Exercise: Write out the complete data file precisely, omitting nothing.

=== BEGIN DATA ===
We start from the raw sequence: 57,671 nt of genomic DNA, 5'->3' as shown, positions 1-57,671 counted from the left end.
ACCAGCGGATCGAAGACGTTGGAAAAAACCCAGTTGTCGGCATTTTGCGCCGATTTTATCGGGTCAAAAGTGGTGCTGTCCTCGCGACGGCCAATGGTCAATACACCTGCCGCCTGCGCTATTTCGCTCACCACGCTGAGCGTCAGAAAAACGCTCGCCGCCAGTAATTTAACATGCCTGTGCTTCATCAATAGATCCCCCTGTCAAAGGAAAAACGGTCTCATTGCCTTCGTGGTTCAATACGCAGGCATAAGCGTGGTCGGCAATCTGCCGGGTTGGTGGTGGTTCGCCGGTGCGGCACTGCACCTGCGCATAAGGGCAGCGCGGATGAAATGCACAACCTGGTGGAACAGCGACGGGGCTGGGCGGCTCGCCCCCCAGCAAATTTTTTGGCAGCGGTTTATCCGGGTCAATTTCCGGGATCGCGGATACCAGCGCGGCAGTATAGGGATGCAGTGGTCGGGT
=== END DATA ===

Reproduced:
We start from the raw sequence: 57,671 nt of genomic DNA, 5'->3' as shown, positions 1-57,671 counted from the left end.
ACCAGCGGATCGAAGACGTTGGAAAAAACCCAGTTGTCGGCATTTTGCGCCGATTTTATCGGGTCAAAAGTGGTGCTGTCCTCGCGACGGCCAATGGTCAATACACCTGCCGCCTGCGCTATTTCGCTCACCACGCTGAGCGTCAGAAAAACGCTCGCCGCCAGTAATTTAACATGCCTGTGCTTCATCAATAGATCCCCCTGTCAAAGGAAAAACGGTCTCATTGCCTTCGTGGTTCAATACGCAGGCATAAGCGTGGTCGGCAATCTGCCGGGTTGGTGGTGGTTCGCCGGTGCGGCACTGCACCTGCGCATAAGGGCAGCGCGGATGAAATGCACAACCTGGTGGAACAGCGACGGGGCTGGGCGGCTCGCCCCCCAGCAAATTTTTTGGCAGCGGTTTATCCGGGTCAATTTCCGGGATCGCGGATACCAGCGCGGCAGTATAGGGATGCAGTGGTCGGGT